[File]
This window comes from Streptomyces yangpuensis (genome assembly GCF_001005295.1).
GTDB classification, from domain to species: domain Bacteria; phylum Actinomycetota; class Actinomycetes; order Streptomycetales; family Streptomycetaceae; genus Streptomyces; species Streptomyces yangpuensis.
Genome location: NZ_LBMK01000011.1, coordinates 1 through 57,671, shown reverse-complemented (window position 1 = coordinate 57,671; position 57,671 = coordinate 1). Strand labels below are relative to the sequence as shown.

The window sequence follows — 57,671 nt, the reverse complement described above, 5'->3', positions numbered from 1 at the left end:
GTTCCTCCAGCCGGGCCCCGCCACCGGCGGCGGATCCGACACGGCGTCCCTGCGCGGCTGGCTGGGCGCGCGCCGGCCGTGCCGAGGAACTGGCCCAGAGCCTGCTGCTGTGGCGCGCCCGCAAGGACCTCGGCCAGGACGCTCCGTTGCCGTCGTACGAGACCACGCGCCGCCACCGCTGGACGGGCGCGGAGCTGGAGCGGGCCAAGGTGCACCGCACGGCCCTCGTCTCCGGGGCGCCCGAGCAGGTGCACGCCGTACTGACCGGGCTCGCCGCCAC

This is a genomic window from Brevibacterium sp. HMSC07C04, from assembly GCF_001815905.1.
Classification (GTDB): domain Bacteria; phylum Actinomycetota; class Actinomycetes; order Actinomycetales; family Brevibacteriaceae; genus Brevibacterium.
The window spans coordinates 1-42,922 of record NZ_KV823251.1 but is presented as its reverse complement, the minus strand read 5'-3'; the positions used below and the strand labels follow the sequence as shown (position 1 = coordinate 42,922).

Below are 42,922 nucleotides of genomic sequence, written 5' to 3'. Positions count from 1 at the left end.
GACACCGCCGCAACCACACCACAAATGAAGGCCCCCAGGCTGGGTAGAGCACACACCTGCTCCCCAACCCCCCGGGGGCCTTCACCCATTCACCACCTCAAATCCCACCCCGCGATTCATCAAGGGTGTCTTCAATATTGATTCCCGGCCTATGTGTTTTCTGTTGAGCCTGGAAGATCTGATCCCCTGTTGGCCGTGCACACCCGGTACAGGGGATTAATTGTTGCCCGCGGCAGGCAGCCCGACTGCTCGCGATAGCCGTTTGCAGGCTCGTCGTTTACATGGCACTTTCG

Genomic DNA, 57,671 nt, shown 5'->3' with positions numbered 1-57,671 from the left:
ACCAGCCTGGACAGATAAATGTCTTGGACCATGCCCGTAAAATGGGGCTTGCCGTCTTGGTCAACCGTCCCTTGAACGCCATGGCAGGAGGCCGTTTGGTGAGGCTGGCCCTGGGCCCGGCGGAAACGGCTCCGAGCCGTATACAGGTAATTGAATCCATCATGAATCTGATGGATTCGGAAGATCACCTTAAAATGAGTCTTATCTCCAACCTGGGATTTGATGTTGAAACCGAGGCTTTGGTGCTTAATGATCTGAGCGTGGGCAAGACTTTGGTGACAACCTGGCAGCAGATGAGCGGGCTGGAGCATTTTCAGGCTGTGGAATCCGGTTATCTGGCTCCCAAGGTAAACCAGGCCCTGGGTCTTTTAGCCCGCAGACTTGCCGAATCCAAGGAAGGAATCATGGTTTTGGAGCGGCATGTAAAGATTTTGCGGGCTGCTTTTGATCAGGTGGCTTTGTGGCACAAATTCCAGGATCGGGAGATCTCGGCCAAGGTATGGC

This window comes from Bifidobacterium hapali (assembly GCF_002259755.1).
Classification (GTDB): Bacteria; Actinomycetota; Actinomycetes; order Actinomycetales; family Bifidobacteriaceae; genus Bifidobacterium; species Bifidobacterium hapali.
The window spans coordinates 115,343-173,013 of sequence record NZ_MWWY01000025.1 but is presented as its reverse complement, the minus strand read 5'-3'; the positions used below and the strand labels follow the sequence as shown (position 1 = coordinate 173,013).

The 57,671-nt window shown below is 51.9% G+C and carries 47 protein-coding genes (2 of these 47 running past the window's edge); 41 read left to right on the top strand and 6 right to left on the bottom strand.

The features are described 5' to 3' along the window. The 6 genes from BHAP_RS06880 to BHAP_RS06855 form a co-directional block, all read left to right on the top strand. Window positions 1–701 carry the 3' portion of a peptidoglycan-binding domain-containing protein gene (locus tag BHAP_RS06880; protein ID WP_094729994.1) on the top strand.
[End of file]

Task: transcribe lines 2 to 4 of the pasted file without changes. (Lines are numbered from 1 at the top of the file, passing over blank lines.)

GTDB classification, from domain to species: domain Bacteria; phylum Actinomycetota; class Actinomycetes; order Streptomycetales; family Streptomycetaceae; genus Streptomyces; species Streptomyces yangpuensis.
Genome location: NZ_LBMK01000011.1, coordinates 1 through 57,671, shown reverse-complemented (window position 1 = coordinate 57,671; position 57,671 = coordinate 1). Strand labels below are relative to the sequence as shown.

The window sequence follows — 57,671 nt, the reverse complement described above, 5'->3', positions numbered from 1 at the left end: